BRUNSWICK — After nearly four hours of discussion that included a challenge from commercial fishermen, Mere Point Oyster Co.’s application for a 40-acre oyster farm remained on hold after a Nov. 19 hearing.

The Department of Marine Resources hearing will extend to a third session, when the Concerned Citizens of Maquoit Bay, also known as the Maquoit Bay Preservation Group, will resume testimony that began Nov. 15.

The next hearing has not yet been scheduled, but the DMR must provide at least 30 days notice, which puts off the discussion until late December, at the earliest.

During Monday night’s hearing at Brunswick High School, a group of local commercial fishermen, represented by Tom Santaguida and John Powers, asked the DMR to deny Mere Point’s application for a 10-year lease in Maquoit Bay on the grounds that the fishermen “are rightfully entitled to use this space for fishing” and “have been for years.”

Mere Point owners Dan Deveraux and Doug Nivens claim that fishermen, kayakers, and sailors can continue to use the bay and their activity won’t be greatly impacted.

“Why should we go away so a couple of people can use it exclusively?” Santaguida asked the department Monday night.

According to Santaguida, two different site reports by the DMR contradict each another, with one site review stating that the area had an abundance of activity, and another review stating the area was “rarely fished.”

“(There are) many fishermen who have fished in this specific area for more than 75 years,” Santaguida said, calling all other claims “inaccurate.”

The two fishermen claim that the area is fished quite often and at times can be rather lucrative for them.

“When that place fishes, it fishes like wildfire,” Powers said. “It’s a dynamite fishing area at certain times of the year.”

Powers said at different times between June and October the dynamics of the bottom are “very conducive for lobster.”

“That’s why we go there and that’s why we want to be able to go there; we don’t what to lose that.”

Andrew Ulrikson, a fourth-generation local lobsterman, said he put traps down in the proposed leasing area on Monday.

“There’s still lobsters there,” Urlikson said. “I took some home today and ate them. … Mere Point Oyster Co. must be looking for traps at the wrong times of the year.”

Cameron and Tyler Niven, sons of Doug Niven, who co-owns Mere Point  with Harbormaster Dan Devereaux, both have commercial fishing licenses and testified Monday.

Tyler Niven admitted he does not haul in as many lobster traps as “the other guys,” since he is a college student and away from Maine most of the year. But he said he does not set his traps in the proposed lease site anymore because he does not see many other traps there and “can’t afford to waste any extras.”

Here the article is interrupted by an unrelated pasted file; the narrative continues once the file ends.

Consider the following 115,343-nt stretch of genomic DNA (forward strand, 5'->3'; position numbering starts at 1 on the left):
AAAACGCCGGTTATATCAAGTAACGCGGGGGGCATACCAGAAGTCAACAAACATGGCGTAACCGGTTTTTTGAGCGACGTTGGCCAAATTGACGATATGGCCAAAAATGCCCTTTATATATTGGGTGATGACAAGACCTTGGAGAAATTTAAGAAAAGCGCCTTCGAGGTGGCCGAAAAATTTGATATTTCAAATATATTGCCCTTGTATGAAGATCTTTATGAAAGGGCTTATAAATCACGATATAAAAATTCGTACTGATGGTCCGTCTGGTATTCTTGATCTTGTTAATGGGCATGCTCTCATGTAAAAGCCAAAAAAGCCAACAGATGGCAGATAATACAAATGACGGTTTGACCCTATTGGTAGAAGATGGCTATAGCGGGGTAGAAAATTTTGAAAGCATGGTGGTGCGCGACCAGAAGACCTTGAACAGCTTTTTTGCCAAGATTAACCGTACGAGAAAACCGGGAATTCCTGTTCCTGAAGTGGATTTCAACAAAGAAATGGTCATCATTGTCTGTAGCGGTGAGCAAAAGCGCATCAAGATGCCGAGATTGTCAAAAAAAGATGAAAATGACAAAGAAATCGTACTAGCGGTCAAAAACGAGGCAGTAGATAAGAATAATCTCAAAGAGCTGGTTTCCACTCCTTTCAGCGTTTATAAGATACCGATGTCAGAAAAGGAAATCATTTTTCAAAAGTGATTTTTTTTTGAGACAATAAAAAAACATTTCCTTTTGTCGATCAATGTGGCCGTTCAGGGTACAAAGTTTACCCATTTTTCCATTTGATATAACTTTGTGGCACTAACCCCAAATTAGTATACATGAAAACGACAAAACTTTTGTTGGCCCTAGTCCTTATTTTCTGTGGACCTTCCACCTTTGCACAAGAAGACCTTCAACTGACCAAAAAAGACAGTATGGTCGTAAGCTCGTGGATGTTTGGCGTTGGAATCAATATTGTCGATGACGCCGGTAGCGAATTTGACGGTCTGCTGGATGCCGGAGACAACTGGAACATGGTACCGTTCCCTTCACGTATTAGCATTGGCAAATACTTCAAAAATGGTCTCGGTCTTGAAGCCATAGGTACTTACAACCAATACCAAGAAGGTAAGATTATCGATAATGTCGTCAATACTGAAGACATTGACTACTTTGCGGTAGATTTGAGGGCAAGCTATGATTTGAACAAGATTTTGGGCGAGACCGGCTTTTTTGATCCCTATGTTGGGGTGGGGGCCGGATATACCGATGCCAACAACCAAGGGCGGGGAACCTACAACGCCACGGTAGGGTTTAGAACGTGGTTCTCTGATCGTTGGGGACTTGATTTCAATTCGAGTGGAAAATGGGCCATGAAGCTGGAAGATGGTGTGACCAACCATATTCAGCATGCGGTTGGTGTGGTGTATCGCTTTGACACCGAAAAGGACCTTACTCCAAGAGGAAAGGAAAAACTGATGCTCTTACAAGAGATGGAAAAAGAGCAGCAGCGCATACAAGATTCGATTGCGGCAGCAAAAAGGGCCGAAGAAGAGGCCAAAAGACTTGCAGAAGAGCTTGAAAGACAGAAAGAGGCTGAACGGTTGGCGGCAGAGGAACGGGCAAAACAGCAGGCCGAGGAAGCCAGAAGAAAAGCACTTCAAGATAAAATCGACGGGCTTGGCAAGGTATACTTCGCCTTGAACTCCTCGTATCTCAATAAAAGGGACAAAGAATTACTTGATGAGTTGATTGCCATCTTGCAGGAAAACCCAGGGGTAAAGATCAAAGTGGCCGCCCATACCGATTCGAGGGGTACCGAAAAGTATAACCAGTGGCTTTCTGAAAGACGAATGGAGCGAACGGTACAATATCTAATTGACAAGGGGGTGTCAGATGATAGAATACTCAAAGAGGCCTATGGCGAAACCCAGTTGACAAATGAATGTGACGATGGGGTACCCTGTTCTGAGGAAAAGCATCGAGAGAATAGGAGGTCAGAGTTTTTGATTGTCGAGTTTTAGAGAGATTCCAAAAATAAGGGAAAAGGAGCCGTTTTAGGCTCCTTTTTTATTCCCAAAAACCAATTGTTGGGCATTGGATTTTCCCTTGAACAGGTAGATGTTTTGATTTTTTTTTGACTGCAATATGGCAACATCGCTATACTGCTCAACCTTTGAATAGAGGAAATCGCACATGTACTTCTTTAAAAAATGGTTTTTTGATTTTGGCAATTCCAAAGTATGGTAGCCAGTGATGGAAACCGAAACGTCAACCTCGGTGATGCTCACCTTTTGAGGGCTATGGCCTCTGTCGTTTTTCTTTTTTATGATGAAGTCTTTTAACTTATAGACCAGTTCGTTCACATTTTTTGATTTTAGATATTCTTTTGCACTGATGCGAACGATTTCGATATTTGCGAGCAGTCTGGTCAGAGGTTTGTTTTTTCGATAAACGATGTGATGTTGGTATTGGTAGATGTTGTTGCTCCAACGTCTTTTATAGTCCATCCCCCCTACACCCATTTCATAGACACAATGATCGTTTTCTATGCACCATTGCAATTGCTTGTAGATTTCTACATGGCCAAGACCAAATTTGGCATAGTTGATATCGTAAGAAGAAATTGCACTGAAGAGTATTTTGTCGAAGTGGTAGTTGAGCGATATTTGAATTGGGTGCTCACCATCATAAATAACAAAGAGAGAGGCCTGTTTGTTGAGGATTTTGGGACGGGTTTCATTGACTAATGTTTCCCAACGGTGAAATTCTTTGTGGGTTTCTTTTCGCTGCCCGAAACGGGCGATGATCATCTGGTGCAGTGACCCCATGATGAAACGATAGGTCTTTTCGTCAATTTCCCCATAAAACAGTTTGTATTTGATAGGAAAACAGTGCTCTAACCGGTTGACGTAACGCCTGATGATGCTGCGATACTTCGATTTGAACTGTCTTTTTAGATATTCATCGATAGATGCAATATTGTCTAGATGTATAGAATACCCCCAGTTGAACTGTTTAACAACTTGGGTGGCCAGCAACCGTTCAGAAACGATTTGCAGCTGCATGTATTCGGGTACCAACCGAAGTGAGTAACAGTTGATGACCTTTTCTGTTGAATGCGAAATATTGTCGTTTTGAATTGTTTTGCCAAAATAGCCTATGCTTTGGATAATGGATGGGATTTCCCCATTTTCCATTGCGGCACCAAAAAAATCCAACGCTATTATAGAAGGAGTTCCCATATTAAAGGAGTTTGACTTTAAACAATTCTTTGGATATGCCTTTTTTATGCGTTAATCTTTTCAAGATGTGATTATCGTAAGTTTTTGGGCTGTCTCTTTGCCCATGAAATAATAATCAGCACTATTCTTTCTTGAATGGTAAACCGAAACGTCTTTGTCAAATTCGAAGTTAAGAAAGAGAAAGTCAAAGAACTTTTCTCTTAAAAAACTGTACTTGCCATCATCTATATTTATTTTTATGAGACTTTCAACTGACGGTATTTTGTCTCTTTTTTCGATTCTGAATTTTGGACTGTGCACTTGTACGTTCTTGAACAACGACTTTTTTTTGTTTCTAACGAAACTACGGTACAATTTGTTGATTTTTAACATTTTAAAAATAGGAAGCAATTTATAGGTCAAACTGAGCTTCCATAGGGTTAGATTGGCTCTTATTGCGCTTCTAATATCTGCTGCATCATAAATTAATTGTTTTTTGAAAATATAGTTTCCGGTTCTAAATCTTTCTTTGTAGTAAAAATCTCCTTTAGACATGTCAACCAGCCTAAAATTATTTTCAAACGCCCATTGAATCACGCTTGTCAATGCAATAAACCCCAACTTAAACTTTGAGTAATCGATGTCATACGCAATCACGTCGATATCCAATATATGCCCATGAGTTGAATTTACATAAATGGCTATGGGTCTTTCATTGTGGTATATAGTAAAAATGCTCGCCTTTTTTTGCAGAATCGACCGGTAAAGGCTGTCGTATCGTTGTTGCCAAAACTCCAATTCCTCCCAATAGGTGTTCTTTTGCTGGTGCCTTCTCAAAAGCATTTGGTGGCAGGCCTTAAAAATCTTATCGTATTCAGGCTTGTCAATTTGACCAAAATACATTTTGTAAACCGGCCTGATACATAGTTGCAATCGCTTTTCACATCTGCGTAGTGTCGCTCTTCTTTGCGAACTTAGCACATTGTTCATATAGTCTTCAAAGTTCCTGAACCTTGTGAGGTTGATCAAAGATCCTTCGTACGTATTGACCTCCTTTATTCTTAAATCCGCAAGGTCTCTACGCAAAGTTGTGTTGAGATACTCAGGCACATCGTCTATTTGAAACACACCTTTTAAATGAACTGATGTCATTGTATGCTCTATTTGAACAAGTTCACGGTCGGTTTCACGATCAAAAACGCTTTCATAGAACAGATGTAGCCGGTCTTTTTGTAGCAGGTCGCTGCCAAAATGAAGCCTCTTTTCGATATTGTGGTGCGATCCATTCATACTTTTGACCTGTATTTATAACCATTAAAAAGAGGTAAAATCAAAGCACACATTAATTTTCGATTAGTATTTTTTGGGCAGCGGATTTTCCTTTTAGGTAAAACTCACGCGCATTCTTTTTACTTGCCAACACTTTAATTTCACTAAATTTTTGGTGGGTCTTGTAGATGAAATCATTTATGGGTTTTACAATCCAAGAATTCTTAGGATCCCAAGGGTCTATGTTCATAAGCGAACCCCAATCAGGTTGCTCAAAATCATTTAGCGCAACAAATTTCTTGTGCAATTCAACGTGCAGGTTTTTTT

Doug Niven said after the hearing that through drone video and other means of research, neither he nor Deveraux saw many traps at the proposed lease site and only three lobster buoys were there when they examined the area in October.

Jon Lewis, Marine Resources aquaculture program director, presented the department’s site report during Monday night’s hearing. Lewis said during his “meandering dive,” part of the proposed site had “no attached vegetation” and a “soft bottom.”

Lewis also said during his dive, he saw some dead pogies, one lobster, and a few horseshoe crabs, although he admitted the visibility “wasn’t that great” and he didn’t dive throughout the entire proposed lease site.

However, several fishermen claimed to have seen eelgrass in the area recently while hauling traps, even though ecologist Alyssa Novak said in her testimony on Thursday that the proposed lease site was “not conducive for eelgrass growth.”

Eelgrass was once abundant in Maquoit Bay, but hasn’t been since it was eradicated six years ago.

There were also concerns from the public brought on Nov. 15 about the material washed off oyster cages and into the bottom and the impact that sediment could have on the sea bottom and the environment.

Lewis said with Maine’s “good tidal flushing” and oyster cages being flipped regularly, it “should not be a problem.”

Two experts also weighed in on the auditory and visual impacts of the proposed lease site, which were worries for the Concerned Citizens of Maquoit Bay.

Landscape architect Terrance Dewan, proprietor of  Terrance Dewan and Associates in Yarmouth, assessed the visual impact and the area and determined it is in accordance with the requirements set by DMR.

Charles Wallace, an environmental engineer who specializes in architectural and environmental noise impacts, said Deveraux and Niven were within the noise requirements. And, according to Wallace, regardless of which side of the lease boundary he and his team were on, the noise of the onsite oyster tumbler and the noise of the generator was less than the sound of the human voice.

Wallace said that Niven and Deveraux have the proper equipment to minimize noise and routine operations on site would not create an abundance of noise. Wallace also added that the business would not need a permit to operate the equipment as long as employees are not working longer than eight hours, which is an OSHA standard.

Several people testified that jet skis and airboats in the area are significantly louder than what Mere Point Oyster Co.’s operations would be.

After the hearing, Deveraux said he was not happy.

“It costs us thousands of dollars to keep coming to these things,” he said. “Pushing this off, I just don’t get it. That’s the idea of the opposition, to outspend.”

Members of the public listen to testimony Monday, Nov. 19, at Brunswick High School on Mere Point Oyster Co.’s application for a 40-acre commercial aquaculture operation.

Paul Dioli, of Concerned Citizens of Maquiot Bay, questions a witness during the Nov. 19 Brunswick hearing on Mere Point Oyster Co.’s application for a 10-year, 40-acre aquaculture lease.